Metaplastic bone in a cortical tuber of a young patient with tuberous sclerosis complex

Carol and James Herscot Center for Tuberous Sclerosis Complex, 175 Cambridge Street, Suite 340, Boston, MA 02114, USA.
Neurology (Impact Factor: 8.29). 05/2011; 76(18):1602-4. DOI: 10.1212/WNL.0b013e3182190d25
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Available from: Elizabeth A Thiele, Oct 10, 2015
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    ABSTRACT: Cortical tubers are very common in tuberous sclerosis complex (TSC) and widely vary in size, appearance and location. The relationship between tuber features and clinical phenotype is unclear. The aim of the study is to propose a classification of tuber types along a spectrum of severity, using magnetic resonance imaging (MRI) characteristics in 35 patients with TSC and history of epilepsy, and to investigate the relationship between tuber types and genetics, as well as clinical manifestations. Three types of tubers were identified based on the MRI signal intensity of their subcortical white matter component. (1) Tubers Type A are isointense on volumetric T1 images and subtly hyperintense on T2 weighted and fluid-attenuated inversion recovery (FLAIR); (2) Type B are hypointense on volumetric T1 images and homogeneously hyperintense on T2 weighted and FLAIR; (3) Type C are hypointense on volumetric T1 images, hyperintense on T2 weighted, and heterogeneous on FLAIR characterized by a hypointense central region surrounded by a hyperintense rim. Based on the dominant tuber type present, three distinct patient groups were also identified: Patients with Type A tuber dominance have a milder phenotype. Patients with Type C tuber dominance have more MRI abnormalities such as subependymal giant cell tumors, and were more likely to have an autism spectrum disorder, a history of infantile spasms, and a higher frequency of epileptic seizures, compared to patients who have a dominance in Type B tubers, and especially to those with a Type A dominance.
    Journal of Neurology 03/2010; 257(8):1373-81. DOI:10.1007/s00415-010-5535-2 · 3.38 Impact Factor
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    ABSTRACT: Tuberous sclerosis complex (TSC) is a genetic condition characterized by the presence of hamartomatous lesions in multiple organs, including tubers in the brain. The majority of patients with TSC have epilepsy. Some cortical tubers are epileptic foci, while others appear to be physiologically quiescent. It is unknown whether variations in tuber morphology may account for this difference. The objectives of this study were to determine the frequency of cyst-like tubers in patients with TSC, whether cyst-like tubers correlate with TSC genotype, and whether cyst-like cortical tubers are associated with a history of infantile spasms, epilepsy, or refractory epilepsy. A retrospective chart review was performed of 173 patients with TSC. MRI images were evaluated for the presence of at least one cyst-like cortical tuber. Patient charts were then reviewed for genetic mutation, a history of infantile spasms, epilepsy, and epilepsy refractory to more than three medications. A total of 46% of patients had at least one cyst-like cortical tuber present on neuroimaging. Patients with a TSC2 mutation were more likely to have a cyst-like tuber than patients with TSC1 mutation (p = 0.002) or patients with no mutation identified (p = 0.039). Patients with at least one cyst-like cortical tuber were more likely to have a history of infantile spasms (p = 0.00005), epilepsy (p = 0.0038), and refractory epilepsy (p = 0.0007) than patients without a cyst-like cortical tuber. Cyst-like cortical tubers are strongly associated with TSC2 gene mutation and a more aggressive seizure phenotype in patients with tuberous sclerosis complex.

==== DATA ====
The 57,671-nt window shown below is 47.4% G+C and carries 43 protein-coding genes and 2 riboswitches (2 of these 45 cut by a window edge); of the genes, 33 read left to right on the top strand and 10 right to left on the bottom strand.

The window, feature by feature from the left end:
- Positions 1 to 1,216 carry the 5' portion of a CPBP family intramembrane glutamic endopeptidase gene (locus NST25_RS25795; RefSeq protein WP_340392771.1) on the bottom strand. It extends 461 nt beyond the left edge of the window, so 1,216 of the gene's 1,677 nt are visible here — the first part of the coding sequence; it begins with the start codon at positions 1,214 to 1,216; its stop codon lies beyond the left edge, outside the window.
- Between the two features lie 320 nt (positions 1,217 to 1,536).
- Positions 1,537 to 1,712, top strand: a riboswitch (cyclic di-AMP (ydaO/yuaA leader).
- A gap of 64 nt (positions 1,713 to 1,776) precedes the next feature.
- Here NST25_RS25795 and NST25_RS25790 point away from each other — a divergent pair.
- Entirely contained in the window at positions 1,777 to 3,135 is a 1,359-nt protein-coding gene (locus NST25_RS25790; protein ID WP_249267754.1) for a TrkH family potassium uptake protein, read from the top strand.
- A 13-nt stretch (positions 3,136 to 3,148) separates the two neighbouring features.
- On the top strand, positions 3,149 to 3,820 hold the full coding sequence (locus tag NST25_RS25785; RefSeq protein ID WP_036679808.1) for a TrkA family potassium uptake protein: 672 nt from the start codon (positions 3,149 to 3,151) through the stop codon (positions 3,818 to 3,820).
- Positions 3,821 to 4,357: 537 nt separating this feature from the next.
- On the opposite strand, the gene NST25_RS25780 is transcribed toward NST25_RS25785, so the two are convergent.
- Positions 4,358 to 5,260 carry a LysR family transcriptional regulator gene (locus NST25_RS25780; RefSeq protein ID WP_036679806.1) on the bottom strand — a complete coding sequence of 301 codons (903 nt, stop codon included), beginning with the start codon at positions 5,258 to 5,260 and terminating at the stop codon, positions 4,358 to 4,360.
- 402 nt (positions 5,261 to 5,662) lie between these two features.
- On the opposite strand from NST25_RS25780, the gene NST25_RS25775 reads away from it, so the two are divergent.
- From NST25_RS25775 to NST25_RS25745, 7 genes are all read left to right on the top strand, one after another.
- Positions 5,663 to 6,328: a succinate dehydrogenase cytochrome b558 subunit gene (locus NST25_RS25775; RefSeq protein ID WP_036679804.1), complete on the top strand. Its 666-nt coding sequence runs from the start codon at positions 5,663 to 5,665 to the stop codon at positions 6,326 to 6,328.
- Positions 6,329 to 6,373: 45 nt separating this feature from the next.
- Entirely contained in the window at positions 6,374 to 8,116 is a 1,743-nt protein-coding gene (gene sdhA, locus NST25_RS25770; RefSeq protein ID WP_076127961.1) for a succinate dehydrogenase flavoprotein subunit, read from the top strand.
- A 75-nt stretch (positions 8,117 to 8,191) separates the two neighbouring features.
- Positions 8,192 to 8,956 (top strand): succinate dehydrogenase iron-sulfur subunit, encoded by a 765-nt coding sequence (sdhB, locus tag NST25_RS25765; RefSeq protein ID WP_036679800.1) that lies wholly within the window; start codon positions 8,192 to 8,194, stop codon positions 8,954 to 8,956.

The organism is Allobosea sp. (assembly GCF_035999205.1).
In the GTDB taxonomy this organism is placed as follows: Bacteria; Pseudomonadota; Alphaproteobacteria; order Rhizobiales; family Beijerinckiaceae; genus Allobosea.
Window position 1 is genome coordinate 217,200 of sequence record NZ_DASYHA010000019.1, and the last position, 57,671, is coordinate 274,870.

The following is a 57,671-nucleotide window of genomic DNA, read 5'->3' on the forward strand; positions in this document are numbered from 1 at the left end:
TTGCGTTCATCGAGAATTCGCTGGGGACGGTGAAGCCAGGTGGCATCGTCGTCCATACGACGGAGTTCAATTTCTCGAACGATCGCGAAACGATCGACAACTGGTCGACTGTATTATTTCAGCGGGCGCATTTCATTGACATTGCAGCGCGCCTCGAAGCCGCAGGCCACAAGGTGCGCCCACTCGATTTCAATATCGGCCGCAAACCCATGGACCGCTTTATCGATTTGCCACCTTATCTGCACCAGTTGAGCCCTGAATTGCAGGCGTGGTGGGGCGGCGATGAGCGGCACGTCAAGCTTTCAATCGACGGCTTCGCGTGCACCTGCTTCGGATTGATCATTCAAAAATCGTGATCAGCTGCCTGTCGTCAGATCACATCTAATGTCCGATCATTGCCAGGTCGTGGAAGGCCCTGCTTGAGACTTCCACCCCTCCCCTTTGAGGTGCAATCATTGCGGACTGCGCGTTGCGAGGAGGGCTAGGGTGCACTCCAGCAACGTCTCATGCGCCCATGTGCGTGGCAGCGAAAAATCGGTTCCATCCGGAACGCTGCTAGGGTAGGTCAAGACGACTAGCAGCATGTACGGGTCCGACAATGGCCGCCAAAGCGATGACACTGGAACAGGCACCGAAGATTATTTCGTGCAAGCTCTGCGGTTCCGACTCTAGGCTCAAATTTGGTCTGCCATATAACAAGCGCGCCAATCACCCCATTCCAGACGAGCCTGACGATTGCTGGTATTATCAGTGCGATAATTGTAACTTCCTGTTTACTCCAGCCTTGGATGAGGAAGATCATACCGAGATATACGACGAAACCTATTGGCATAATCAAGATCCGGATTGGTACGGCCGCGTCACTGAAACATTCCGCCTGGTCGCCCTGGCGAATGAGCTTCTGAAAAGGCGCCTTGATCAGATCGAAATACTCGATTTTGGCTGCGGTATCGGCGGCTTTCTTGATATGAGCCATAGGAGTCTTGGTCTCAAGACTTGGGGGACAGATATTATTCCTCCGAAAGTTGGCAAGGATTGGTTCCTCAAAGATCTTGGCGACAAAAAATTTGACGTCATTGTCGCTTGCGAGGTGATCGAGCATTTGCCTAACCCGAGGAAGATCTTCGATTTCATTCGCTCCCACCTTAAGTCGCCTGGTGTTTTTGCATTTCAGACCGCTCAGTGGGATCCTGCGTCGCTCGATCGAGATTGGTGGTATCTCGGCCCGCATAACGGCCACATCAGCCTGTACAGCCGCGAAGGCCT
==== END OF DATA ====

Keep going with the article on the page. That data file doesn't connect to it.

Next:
Neurology 04/2009; 72(13):1165-9. DOI:10.1212/01.wnl.0000345365.92821.86 · 8.29 Impact Factor
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    ABSTRACT: One hallmark of tuberous sclerosis (TSC) is the presence of highly epileptogenic dysplastic cerebral cortex (tubers) composed of abnormally shaped neurons and giant cells. Mutation of the TSC gene (TSC2) may disrupt differentiation and maturation of neuronal precursors, since the TSC2 gene product tuberin is believed to regulate cellular proliferation. To test the hypothesis that cells in tubers may retain the molecular phenotype of embryonic or immature neurons, tubers from five TSC patients were probed with antibodies to proteins expressed in neuronal precursors (nestin, Ki-67, and proliferating cell nuclear antigen). Many dysmorphic neurons and giant cells in tubers were stained by these antibodies, while neurons in adjacent normal and control cortex were not labeled. To further characterize the molecular phenotype of cells in tubers, we developed a methodology in which poly(A)+ mRNA was amplified from immunohistochemically labeled single cells in paraffin-embedded brain specimens. This approach enabled us to detect mRNAs encoding nestin, and other cytoskeletal elements, cell cycle markers, and synthetic enzymes present in individual nestin-stained cells by means of reverse Northern blotting. We conclude that the presence of immature phenotypic markers (mRNAs and proteins) within tubers suggests disruption of cell cycle regulation and neuronal maturation in TSC during cortical development. Characterization of multiple mRNAs within fixed, immunohistochemically labeled cells provides a powerful tool for studying gene expression and the molecular pathophysiology of many neurologic diseases.
    Proceedings of the National Academy of Sciences 12/1996; 93(24):14152-7. DOI:10.1073/pnas.93.24.14152 · 9.67 Impact Factor